“Level 1 was underground in the sense that it wasn’t on the same playing field as big ski or sports media companies,” adds Freedle. “It really wasn’t until Refresh that I felt we had arrived.”

Hot off the success of Refresh, Level 1 pushed into its second decade armed with a squad of some of the most respected skiers in the game. Wiley Miller had become an indisputable titan of backcountry freestyle, while Wallisch, Ahmet Dadali, Henrik Harlaut and Phil Casabon headed up a dream team of park and street skiers. The next four films—Eye Trip, After Dark, Sunny and Partly Cloudy—saw a new crop of names move into the limelight, as skiers like Will Wesson, Parker White and Chris Logan made their presence felt. Meanwhile, Superunknown kept delivering fresh new additions each season, bringing unconventional talents like Lucas Stål-Madison and Magnus Granér into Level 1’s purview.

SKIER: Wiley Miller | PHOTO: Jeff Cricco | LOCATION: Valdez, AK / Eye Trip, 2009

In 2013, however, the crew faced a crisis. Wallisch—by now practically synonymous with the brand—had decided to go his own way to film The Wallisch Project. Harlaut and Casabon had also departed, as had Parker White and Chris Logan. Following this exodus, some wondered if the company’s influence was waning. Berman says that at least one industry figure told him outright that Level 1 was finished.

It wasn’t. They responded in 2014 with Less, a movie that sought to buck the “more, bigger, better” trend predominant in action sports at the time. Without the A-listers it had relied on in previous years, Level 1 looked to return the focus to skiing’s simpler pleasures, exemplified by the new-wave experimentations of innovators like Granér and Stål-Madison, backed up by remaining stalwarts like Wesson, Delorme and Rainville. “It was a reset,” says Freedle. “We didn’t have the star power that we’d cultivated in previous years.”

Small World continued that trend with the ski-movie debut of Sämi Ortlieb, another innovator whose unique visions brought new life to the screen. 2016’s Pleasure and the following year’s Habit ushered in Keegan Kilbride as a new urban skiing hero, while Freedle’s increasing directorial efforts led the movies into ever more creative, eclectic directions. 2018’s Zig Zag saw the triumphant return of Parker White and Chris Logan, while an increasingly European cast, including Ortlieb, Laurent de Martin and Pär “Peyben” Hägglund, brought their visions to life.

This year, Level 1’s twentieth—and final—annual ski movie, Romance, will wow fans of skiing the world over.  The film is Level 1 at its best. The company itself isn’t going anywhere: Superunknown and the merchandising arm will continue running strong. Berman and Freedle will continue to produce video content, freed from the constraints of the annual-movie format. “It’s a process we’ve been stuck in for a long time, and it’s a huge release to get out of it,” says Freedle.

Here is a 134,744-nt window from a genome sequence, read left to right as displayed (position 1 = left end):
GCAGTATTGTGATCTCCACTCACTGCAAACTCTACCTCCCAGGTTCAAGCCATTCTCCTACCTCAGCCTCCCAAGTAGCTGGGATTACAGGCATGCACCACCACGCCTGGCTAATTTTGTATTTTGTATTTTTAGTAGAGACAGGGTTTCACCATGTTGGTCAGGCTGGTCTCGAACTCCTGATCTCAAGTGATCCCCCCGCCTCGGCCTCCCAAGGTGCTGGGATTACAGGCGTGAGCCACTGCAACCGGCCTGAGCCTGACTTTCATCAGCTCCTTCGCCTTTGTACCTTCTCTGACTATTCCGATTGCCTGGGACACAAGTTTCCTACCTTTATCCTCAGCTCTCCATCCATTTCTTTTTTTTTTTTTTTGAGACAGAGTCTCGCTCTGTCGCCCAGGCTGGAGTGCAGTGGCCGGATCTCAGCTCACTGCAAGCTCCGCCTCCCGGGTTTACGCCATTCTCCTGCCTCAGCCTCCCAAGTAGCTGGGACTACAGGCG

“We still have a lot to offer, both within and outside of skiing,” adds Berman.

The company’s movies have propelled a dizzying array of skiers into the public eye. A quick tally of segments yields up three skiers who have appeared in more Level 1 movies than anyone else: Will Wesson, Wiley Miller and Tanner Rainville. I ask Berman, Freedle and Baumann which skiers stand out for them over two decades. “You can’t underestimate the contribution of Dave Crichton,” Freedle answers instantly. “He established Level 1, in my humble opinion. Corey Vanular helped put Superunknown on the map, and was the first real discovery that Level 1 made. Henrik Harlaut, Phil Casabon, Parker White, Tom Wallisch—these guys have such huge personalities in skiing. They made such a presence in the movies, and left such a void when they were gone.”

“Someone who always gets overlooked, but who’s always been there, is Will Wesson,” adds Baumann. “He’s not the flashiest, but the stuff he’s done has always been game-changing.”

Photo credits, clockwise from top: (S) Henrik Harlaut, (P) Erik Seo, (L) Grand Rapids, MI / Turbo, 2008; (S) Will Wesson, (P) Erik Seo, (L) Salt Lake City, UT / Eye Trip, 2000; (S) Mike Hornbeck, (P) Nate Abbott, (L) Breckenridge, CO / After Dark, 2011; (S) Ahmet Dadali, (P) Erik Seo, (L) Stillwater, MN / Eye Trip, 2000

Regardless of what the future may hold for Level 1, its creators can look back with pride on two decades of blood, sweat and tears that helped to define what the sport of skiing looks like today—a finger always on the pulse of the trends, while never losing sight of the street-hustle mentality from whence the project sprang.

“Level 1 played a huge role in the growth of freeskiing by repeatedly showing that you can grow up in the East or the Midwest and still become a pro skier,” says Wesson. “Keeping that dream alive and giving up-and-coming skiers the chance to showcase their skills to the masses are things that have always set Level 1 apart. I got my start not by winning a contest or having a sponsor pay for me to join the crew, but from friends putting in a good word, and Freedle and Josh giving me an opportunity. Without them taking that chance on me, the last decade of my life would be completely different.”

“Level 1 did a really good job of constantly evolving and changing with all the different tides of skiing, while simultaneously always staying true to itself,” says Parker White. “I think that is its legacy: something that was always changing, and also never changing, all at the same time.”